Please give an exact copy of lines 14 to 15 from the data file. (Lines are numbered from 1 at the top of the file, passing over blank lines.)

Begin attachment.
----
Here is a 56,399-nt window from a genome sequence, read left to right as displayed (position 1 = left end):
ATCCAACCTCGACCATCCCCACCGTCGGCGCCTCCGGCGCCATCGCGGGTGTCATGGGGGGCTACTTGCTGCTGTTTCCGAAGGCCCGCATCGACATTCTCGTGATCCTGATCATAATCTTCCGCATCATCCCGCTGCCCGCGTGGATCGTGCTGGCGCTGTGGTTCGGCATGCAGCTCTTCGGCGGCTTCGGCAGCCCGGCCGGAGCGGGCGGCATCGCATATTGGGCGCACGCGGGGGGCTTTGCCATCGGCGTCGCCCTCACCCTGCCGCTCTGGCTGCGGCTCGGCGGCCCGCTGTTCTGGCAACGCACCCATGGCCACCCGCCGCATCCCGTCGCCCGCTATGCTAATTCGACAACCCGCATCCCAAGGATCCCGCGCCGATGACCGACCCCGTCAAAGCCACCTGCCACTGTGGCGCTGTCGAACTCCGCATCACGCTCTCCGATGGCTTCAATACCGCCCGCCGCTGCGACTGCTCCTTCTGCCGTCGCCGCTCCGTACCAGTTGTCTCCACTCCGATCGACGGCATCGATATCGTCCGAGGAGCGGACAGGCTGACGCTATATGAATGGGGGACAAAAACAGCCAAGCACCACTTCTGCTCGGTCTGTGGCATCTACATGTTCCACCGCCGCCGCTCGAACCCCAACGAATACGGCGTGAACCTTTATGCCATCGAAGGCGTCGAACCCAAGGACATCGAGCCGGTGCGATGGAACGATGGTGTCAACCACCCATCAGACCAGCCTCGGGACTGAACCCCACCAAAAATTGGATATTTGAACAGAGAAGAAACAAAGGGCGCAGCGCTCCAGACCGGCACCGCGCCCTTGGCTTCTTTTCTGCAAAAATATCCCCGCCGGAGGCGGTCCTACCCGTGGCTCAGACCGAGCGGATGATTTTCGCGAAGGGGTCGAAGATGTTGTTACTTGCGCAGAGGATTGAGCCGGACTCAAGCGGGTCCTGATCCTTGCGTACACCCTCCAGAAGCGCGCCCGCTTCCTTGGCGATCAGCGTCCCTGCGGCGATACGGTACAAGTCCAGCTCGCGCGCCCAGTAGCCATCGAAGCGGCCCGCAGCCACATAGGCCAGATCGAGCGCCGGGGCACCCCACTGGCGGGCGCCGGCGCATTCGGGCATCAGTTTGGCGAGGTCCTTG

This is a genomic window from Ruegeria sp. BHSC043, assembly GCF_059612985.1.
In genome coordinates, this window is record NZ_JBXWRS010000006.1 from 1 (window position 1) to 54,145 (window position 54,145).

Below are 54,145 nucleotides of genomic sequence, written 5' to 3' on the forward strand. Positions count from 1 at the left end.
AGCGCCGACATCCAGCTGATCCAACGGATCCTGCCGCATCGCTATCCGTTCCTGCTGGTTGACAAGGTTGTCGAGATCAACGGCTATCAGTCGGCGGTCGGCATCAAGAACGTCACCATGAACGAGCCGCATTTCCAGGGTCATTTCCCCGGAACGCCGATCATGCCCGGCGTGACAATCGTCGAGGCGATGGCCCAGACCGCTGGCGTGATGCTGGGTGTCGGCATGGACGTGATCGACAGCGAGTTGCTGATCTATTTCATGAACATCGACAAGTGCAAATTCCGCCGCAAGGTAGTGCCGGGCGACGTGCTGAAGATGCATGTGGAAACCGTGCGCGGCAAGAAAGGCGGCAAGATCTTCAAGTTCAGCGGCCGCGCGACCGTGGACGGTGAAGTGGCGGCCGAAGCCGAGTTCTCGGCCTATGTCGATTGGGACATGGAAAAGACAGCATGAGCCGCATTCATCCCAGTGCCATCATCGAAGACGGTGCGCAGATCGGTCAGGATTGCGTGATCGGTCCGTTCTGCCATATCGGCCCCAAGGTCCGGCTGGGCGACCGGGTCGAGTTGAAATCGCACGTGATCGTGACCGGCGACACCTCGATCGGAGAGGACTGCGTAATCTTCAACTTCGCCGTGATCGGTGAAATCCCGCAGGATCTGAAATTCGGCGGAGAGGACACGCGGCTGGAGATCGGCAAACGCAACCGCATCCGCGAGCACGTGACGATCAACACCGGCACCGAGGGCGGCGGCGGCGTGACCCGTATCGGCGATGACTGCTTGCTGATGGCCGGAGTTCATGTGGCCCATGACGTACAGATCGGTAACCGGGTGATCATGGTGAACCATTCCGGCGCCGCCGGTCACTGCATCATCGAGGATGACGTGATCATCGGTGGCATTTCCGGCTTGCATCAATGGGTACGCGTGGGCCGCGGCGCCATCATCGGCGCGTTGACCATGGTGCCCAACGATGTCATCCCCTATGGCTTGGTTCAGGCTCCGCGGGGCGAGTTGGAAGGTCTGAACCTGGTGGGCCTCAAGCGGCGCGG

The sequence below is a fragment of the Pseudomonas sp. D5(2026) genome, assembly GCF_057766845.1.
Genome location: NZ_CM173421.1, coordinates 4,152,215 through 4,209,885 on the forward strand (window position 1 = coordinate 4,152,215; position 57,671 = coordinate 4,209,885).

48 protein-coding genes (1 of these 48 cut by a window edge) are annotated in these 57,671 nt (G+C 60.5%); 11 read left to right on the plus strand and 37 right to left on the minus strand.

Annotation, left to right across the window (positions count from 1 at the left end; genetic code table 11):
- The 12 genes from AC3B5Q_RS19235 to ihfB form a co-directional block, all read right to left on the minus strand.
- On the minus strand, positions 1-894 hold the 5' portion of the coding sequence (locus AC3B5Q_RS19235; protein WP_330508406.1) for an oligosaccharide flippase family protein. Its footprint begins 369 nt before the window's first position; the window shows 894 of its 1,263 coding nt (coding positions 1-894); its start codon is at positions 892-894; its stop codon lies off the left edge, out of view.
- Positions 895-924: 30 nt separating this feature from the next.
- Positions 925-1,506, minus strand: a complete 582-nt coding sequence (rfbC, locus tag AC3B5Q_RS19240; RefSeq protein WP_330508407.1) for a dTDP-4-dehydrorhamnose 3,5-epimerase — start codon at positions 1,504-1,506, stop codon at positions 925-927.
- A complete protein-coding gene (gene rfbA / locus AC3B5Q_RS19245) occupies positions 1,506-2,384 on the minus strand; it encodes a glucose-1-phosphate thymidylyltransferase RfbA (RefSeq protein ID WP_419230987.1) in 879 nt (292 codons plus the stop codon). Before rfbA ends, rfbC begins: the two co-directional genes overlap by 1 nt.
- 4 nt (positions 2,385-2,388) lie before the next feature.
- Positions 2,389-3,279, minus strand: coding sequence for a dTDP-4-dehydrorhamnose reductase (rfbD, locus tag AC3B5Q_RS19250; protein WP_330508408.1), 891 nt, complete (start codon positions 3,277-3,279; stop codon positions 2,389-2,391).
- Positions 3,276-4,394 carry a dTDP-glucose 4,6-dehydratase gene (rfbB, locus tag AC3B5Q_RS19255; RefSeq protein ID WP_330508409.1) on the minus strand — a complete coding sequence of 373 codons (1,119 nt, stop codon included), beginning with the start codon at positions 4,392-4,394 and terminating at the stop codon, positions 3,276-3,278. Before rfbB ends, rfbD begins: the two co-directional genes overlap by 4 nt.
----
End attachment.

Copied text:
- Positions 925-1,506, minus strand: a complete 582-nt coding sequence (rfbC, locus tag AC3B5Q_RS19240; RefSeq protein WP_330508407.1) for a dTDP-4-dehydrorhamnose 3,5-epimerase — start codon at positions 1,504-1,506, stop codon at positions 925-927.
- A complete protein-coding gene (gene rfbA / locus AC3B5Q_RS19245) occupies positions 1,506-2,384 on the minus strand; it encodes a glucose-1-phosphate thymidylyltransferase RfbA (RefSeq protein ID WP_419230987.1) in 879 nt (292 codons plus the stop codon). Before rfbA ends, rfbC begins: the two co-directional genes overlap by 1 nt.